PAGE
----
Circe (Madeline Miller)

This has been one of my most anticipated reads of 2018 – Circe by Madeline Miller, author of the song of achilles (review here). I was so excited! And honestly – have you seen the cover?! We’ve had some rare sunshine in England over the last few days, so I prowled the garden looking for pretty things to pose my shiny (IT’S SHINY) book with. Here’s the photoshoot. This damn book is more photogenic than I am.

Circe, in the Odyssey (which I have never read – I’ve read summaries), was a goddess cast out and exiled for witchcraft. Amongst her many “failings”, she had a habit of turning sailors that washed up on her island into swine and keeping them locked in a sty – until Odysseus graces her shore and she falls in love with him. That’s the mythology I know anyway – it’s fairly basic and I’m sure a google search could turn up more. Anyway, in Madeline Miller’s new novel (it came out in the US 10th April, UK 18th), Circe is cursed for her independence, and lives her eternity her own way.

I have to admit, I was really excited about this novel. It’s all I’ve been able to talk about when someone mentions the word “book” to me. I was looking forward to the greek mythology, I was looking forward to the witch, I was looking forward to all of it. I think it would have been impossible to live up tot he hype I have managed to build up in my head. It is a good novel, but not the one I was expecting. I couldn’t really tell you what I was expecting though, I just know this novel was a bit too…ordinary for me. It is a good novel, pitching Circe as a victim of circumstance who chooses her own way to carve her world, rather than as a vengeful, heartless goddess that laughs at the plight of mortals. This Circe is fascinated by mortals, loves them and idolises them.

“You cannot know how frightened gods are of pain. There is nothing more foreign to them, and so nothing they ache more deeply to see.”
Circe – Madeline Miller

The problem with immortality is that nothing happens quickly, and there isn’t much risk. In Circe, there are swathes of introspection where nothing really happens. The action takes place in short sections before the island returns to peace again. There were parts where my mind wandered a little further from the shore, but close enough to see if anything exciting was about to happen. I found it hard to get into, and as I wasn’t feeling overly swell while reading it, I had to get up and take breaks while reading – which is unusual for me, I must confess (I’m a self-professed binge reader).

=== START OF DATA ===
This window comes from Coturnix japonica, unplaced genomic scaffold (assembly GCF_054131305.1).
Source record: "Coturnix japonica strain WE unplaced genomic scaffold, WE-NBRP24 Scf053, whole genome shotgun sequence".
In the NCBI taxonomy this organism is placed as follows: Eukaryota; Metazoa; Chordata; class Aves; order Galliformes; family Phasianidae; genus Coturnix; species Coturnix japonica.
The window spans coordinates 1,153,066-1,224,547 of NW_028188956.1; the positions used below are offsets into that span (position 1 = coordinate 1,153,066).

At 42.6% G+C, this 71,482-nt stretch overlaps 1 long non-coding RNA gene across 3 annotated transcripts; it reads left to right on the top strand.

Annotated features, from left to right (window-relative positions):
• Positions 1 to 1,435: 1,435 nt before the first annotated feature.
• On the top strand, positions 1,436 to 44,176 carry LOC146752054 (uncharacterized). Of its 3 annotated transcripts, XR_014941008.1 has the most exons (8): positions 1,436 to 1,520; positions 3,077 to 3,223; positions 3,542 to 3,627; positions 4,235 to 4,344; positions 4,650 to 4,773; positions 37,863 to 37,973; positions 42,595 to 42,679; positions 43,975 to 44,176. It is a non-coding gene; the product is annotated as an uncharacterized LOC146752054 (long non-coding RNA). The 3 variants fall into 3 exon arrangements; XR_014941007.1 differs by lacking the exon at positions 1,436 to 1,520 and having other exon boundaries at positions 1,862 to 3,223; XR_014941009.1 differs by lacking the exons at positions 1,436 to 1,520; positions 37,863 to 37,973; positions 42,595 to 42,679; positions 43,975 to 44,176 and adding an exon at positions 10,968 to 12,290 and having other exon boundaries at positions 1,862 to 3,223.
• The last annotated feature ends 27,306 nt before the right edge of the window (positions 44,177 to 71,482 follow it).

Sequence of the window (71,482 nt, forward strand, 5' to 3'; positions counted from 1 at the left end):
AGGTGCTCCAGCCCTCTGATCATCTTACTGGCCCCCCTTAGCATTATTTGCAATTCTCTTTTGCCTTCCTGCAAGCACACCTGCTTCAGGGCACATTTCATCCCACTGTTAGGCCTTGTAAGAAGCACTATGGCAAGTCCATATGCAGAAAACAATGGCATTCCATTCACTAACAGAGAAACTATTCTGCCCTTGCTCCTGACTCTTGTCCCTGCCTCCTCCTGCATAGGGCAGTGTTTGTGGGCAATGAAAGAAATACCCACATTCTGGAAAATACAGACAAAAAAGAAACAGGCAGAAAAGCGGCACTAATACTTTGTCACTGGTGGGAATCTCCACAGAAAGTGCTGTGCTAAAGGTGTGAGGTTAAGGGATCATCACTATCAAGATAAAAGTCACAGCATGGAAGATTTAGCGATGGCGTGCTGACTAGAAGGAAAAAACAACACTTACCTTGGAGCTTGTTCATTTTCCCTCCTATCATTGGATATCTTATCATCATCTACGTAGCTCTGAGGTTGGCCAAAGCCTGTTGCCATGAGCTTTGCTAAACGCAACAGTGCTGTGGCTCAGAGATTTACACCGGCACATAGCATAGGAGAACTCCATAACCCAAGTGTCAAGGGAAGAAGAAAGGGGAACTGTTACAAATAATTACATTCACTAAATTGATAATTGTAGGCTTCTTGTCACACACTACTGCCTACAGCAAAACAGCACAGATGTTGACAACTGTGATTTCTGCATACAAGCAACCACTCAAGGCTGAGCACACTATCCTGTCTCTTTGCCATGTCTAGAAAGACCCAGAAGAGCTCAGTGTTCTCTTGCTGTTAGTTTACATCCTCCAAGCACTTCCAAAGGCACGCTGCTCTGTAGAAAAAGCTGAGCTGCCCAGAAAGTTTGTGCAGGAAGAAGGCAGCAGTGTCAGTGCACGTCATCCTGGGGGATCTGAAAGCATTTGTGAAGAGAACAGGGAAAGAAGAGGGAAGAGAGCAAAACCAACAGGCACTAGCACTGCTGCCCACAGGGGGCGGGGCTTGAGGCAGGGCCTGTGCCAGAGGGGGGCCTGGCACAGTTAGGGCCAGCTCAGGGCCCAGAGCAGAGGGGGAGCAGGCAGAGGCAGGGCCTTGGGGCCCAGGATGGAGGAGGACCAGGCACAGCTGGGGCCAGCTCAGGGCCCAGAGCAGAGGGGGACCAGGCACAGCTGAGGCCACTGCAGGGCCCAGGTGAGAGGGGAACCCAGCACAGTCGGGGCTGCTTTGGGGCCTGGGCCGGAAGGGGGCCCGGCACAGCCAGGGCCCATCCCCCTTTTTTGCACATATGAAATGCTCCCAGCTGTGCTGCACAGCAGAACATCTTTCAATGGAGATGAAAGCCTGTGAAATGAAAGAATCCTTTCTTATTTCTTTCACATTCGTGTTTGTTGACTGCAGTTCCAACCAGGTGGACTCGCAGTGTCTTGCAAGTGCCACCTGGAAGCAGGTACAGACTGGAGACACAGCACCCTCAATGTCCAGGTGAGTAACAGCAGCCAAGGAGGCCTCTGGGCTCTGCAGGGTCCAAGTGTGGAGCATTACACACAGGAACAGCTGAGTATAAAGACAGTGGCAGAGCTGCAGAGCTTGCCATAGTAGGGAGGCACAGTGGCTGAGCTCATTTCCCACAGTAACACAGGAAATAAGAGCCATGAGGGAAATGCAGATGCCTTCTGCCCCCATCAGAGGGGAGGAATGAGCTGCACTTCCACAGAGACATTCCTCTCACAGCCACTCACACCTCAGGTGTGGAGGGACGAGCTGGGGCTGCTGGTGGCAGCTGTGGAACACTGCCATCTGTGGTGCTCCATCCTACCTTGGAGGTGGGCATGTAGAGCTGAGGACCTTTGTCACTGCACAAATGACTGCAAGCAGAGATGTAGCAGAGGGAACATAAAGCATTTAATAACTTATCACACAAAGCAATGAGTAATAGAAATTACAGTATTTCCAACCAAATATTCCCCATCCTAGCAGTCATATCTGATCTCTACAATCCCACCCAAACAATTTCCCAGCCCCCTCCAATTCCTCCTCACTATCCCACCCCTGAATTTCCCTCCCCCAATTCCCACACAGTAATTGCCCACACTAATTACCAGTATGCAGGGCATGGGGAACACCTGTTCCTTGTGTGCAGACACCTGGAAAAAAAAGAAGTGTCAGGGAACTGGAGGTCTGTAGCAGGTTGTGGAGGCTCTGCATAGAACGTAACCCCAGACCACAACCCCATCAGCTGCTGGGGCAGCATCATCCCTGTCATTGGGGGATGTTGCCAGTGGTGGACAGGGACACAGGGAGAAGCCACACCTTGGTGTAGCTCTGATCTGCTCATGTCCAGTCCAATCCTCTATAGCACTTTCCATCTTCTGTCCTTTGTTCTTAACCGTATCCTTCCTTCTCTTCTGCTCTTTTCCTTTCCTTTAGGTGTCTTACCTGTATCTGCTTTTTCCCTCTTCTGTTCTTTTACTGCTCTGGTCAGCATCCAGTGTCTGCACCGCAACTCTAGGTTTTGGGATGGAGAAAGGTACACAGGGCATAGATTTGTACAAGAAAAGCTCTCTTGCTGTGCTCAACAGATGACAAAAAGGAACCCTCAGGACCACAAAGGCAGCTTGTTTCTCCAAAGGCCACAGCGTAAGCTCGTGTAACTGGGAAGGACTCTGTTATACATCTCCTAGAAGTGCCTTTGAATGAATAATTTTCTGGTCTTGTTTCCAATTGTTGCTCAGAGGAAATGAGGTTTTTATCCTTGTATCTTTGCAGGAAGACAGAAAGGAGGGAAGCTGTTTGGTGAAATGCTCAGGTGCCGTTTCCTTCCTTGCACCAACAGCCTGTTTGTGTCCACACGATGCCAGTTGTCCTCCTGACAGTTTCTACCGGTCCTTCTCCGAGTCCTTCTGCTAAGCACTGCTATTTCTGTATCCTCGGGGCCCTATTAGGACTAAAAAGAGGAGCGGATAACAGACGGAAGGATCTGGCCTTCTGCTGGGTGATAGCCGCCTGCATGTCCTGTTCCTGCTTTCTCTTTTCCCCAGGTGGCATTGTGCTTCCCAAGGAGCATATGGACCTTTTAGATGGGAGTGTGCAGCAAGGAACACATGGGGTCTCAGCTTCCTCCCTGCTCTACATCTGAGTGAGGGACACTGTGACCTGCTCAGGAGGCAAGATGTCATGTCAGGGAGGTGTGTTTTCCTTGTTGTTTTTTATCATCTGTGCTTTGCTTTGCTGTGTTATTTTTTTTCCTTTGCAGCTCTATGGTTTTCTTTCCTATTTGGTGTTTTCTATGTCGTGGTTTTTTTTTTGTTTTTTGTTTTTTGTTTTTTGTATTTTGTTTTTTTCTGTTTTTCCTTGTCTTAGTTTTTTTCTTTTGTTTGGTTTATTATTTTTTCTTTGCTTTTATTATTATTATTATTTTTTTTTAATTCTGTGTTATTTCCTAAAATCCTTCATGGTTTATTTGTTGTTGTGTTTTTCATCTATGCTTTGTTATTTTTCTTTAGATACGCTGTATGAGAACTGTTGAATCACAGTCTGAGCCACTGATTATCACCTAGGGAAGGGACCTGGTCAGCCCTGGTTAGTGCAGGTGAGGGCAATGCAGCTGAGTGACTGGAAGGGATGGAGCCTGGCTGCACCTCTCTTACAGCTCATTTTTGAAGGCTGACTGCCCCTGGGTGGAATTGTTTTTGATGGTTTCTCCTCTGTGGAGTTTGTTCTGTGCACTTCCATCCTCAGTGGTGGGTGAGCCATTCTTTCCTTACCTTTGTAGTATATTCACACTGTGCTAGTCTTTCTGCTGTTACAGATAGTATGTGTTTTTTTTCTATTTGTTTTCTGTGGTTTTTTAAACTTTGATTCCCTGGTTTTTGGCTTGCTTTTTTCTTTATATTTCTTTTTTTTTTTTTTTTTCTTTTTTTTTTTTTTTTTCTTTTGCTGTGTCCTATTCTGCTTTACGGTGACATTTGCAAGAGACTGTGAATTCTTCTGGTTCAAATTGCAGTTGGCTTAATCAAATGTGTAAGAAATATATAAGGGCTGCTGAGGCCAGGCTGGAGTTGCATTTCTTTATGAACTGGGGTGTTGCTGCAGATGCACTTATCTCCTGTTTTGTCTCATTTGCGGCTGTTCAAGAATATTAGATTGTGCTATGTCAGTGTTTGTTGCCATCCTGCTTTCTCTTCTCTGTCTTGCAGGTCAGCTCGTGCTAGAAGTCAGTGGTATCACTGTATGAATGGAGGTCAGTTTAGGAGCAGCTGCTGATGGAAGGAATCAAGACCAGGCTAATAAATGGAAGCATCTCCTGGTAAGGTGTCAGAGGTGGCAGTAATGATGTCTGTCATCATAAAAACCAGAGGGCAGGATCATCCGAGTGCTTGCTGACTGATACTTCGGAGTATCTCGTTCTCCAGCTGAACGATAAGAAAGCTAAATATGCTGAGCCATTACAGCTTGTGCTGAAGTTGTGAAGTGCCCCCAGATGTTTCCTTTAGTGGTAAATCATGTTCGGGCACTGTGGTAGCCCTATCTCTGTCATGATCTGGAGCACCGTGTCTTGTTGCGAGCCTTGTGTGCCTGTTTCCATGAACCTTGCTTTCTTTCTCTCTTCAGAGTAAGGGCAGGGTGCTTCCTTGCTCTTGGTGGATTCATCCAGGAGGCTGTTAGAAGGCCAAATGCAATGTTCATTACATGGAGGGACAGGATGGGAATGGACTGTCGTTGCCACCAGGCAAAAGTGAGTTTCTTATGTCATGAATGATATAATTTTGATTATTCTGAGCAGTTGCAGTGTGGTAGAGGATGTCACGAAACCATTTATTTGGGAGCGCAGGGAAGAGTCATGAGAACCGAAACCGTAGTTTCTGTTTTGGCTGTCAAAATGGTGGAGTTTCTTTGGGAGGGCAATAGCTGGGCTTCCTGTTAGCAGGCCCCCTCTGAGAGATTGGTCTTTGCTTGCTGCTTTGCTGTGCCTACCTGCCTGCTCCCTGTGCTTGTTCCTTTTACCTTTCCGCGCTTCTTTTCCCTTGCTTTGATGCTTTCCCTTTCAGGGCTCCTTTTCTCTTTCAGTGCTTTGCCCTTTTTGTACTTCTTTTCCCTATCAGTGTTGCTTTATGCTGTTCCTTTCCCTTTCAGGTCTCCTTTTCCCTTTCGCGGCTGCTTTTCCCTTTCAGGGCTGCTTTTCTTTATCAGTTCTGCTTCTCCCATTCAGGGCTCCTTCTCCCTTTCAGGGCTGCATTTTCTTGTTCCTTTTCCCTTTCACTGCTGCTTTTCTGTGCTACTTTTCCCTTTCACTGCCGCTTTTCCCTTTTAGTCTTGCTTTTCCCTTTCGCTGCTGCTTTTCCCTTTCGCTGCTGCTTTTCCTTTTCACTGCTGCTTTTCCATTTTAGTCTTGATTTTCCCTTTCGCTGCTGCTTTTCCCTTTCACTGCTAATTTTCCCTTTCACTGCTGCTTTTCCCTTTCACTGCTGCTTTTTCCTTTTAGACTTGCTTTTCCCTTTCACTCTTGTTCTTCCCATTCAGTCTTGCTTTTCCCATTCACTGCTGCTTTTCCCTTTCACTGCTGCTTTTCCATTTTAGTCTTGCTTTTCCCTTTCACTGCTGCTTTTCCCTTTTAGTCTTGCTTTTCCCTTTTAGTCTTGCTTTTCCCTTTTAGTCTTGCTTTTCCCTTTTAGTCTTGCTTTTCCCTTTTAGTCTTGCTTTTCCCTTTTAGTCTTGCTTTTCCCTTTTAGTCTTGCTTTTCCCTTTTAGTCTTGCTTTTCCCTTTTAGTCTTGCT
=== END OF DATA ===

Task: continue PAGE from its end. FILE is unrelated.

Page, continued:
“It is a common saying that women are delicate creatures, flowers, eggs, anything that may be crushed in a moment’s carelessness. If I had ever believed it, I no longer did.”
Circe – Madeline Miller

did like that Circe is fiercely independent – but at the same time, so much of what happens in the book is defined by her relationship with men – her father, her brother, Hermes, Deadlus, Odysseus ect. Her reasoning for turning men into swine is because of the acts they commit against her, thinking her helpless. Her entire life becomes defined by the men around her, even though she is independent within her gilded cage. The women are twisted – her mother, her sister Pasiphae. I have to admit, I did like Pasiphae and her barbs. It got to the point where it felt like her lovers were idealised (except Hermes – he’s just an ass), all other men were just sacks of stupid and women were sharp and cruel and out to hurt you. So, I suppose as Circe got more cynical about gods and mortals, it becomes more “I assume everyone is out to get me”. I suppose it got a bit annoying, that in this book about female independence, so much of it is about men.

“The truth is, men make terrible pigs.”
Circe – Madeline Miller

I was really really looking forward to Circe. In practice, I feel like it fell short of expectations, but I enjoyed it and the cover is absolutely freaking gorgeous. I probably wouldn’t recommend it as passionately as I have been anticipating it, but it was a fairly good read, and like I said, it wouldn’t look out of place on any shelf at all. 

Circe can be bought at any decent bookshop – it’s published by Bloomsbury and it’s just one of the most gorgeous books I have seen in a good long while. Also, check me out! Reading a new release within a week of it coming out?! That’s just insane. 

If you’re read Circe – do you agree with my assessment? Do you love it, hate it, mildly irritated by it? 

Bea

4 Comments

Leave a Reply

Fill in your details below or click an icon to log in:

WordPress.com Logo

You are commenting using your WordPress.com account. Log Out /  Change )

Google photo

You are commenting using your Google account. Log Out /  Change )

Twitter picture

You are commenting using your Twitter account. Log Out /  Change )

Facebook photo

You are commenting using your Facebook account. Log Out /  Change )

Connecting to %s